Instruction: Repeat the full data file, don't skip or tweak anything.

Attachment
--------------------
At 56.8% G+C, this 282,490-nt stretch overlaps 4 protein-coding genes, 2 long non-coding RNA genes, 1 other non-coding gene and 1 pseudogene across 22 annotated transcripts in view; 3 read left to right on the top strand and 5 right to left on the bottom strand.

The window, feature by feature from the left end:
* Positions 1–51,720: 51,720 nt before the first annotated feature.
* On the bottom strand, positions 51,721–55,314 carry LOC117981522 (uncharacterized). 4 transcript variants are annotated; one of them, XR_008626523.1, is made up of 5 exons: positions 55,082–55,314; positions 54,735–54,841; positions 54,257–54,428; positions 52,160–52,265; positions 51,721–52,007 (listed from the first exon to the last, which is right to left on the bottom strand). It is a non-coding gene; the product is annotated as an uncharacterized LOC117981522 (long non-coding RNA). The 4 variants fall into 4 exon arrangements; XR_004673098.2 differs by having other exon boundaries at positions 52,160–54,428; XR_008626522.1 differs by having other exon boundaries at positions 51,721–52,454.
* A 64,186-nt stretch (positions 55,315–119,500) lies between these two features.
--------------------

At 56.8% G+C, this 282,490-nt stretch overlaps 4 protein-coding genes, 2 long non-coding RNA genes, 1 other non-coding gene and 1 pseudogene across 22 annotated transcripts in view; 3 read left to right on the top strand and 5 right to left on the bottom strand.

The window, feature by feature from the left end:
* Positions 1–51,720: 51,720 nt before the first annotated feature.
* On the bottom strand, positions 51,721–55,314 carry LOC117981522 (uncharacterized). 4 transcript variants are annotated; one of them, XR_008626523.1, is made up of 5 exons: positions 55,082–55,314; positions 54,735–54,841; positions 54,257–54,428; positions 52,160–52,265; positions 51,721–52,007 (listed from the first exon to the last, which is right to left on the bottom strand). It is a non-coding gene; the product is annotated as an uncharacterized LOC117981522 (long non-coding RNA). The 4 variants fall into 4 exon arrangements; XR_004673098.2 differs by having other exon boundaries at positions 52,160–54,428; XR_008626522.1 differs by having other exon boundaries at positions 51,721–52,454.
* A 64,186-nt stretch (positions 55,315–119,500) lies between these two features.